Tuesday, June 14, 2016

AMA House of Delegates Calls on Congress to Lift Ban on Firearms Research

Congress should lift a ban that effectively prohibits research at the Centers for Disease Control and Prevention (CDC) on gun violence as a public health hazard, declared members of the American Medical Association House of Delegates today in an emergency resolution approved in the wake of the mass shooting early Sunday morning at an Orlando, Fla., nightclub.

The resolution, which was co-sponsored by the AMA Section Council on Psychiatry, calls on the AMA to “immediately make a public statement that gun violence represents a public health crisis which requires a comprehensive public health response and solution.”

Importantly, the resolution encourages the AMA to lobby Congress to lift a ban approved by Congress in 1996 that prohibits the CDC from funding research that would “advocate or promote gun control”; that ban was an amendment to the Labor-Health and Human Services-Education appropriations bill passed that year, and the language has remained in each subsequent annual funding bill.

The resolution gathered support among AMA delegates soon after the firearms massacre in Orlando, the worst mass shooting in U.S. history. The shooting, which left 49 people dead and many others injured, took place early in the morning of the day that AMA delegates were gathering for reference committee hearings, where reports and resolutions are debated before going before to the full House of Delegates.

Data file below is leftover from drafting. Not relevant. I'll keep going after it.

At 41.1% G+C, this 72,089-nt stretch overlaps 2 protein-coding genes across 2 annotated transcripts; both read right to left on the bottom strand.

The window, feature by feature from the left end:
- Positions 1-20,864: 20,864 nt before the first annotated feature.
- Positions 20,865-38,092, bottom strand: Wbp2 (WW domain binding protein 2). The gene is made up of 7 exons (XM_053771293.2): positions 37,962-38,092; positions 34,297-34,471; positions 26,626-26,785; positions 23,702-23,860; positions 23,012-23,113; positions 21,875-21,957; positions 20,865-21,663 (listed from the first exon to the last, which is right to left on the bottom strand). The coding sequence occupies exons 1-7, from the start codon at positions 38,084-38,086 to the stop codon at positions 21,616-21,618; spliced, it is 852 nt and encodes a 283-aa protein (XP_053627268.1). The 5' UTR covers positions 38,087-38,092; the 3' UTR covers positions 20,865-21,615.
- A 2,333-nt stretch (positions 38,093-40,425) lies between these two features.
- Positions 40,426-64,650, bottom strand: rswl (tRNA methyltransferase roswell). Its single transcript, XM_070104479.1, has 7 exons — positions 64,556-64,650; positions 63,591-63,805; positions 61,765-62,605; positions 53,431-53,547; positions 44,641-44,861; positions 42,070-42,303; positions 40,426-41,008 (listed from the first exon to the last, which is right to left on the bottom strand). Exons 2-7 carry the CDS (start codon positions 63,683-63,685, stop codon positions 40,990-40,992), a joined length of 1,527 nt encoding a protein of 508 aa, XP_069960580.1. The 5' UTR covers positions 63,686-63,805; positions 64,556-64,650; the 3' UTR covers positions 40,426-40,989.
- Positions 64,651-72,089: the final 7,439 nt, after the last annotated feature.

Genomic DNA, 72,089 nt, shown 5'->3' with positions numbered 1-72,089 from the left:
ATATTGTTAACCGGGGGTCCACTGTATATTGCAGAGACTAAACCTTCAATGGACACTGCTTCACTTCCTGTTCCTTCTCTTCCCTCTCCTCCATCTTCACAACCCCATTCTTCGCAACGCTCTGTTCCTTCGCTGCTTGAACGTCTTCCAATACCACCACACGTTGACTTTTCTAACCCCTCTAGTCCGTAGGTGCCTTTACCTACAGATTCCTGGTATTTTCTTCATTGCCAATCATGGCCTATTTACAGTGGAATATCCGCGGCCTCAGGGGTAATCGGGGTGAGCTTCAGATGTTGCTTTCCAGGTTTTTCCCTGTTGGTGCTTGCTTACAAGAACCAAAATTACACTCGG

By this morning’s vote, more than 50 state and medical specialty societies had signed on as co-sponsors to the resolution, including all of the member groups of the Section Council on Psychiatry.

APA CEO and Medical Director Saul Levin, M.D., M.P.A., said it was long past time to overturn the congressional ban on gun violence research at CDC.

“The massacre in Orlando is just the latest and most horrific instance in an epidemic of gun violence that calls for a comprehensive public health solution,” Levin said. “Last year, APA was one of seven physician organizations that called for policies to reduce firearm-related injuries and deaths. As physicians, we know that research is necessary to point us in the direction of common-sense solutions to this epidemic.”

More coverage of the AMA’s resolution on gun violence will appear in an upcoming edition of Psychiatric News.

For related information, see the Psychiatric News article “Experts Discuss Efforts Required to Reduce Gun Violence.”


The content of Psychiatric News does not necessarily reflect the views of APA or the editors. Unless so stated, neither Psychiatric News nor APA guarantees, warrants, or endorses information or advertising in this newspaper. Clinical opinions are not peer reviewed and thus should be independently verified.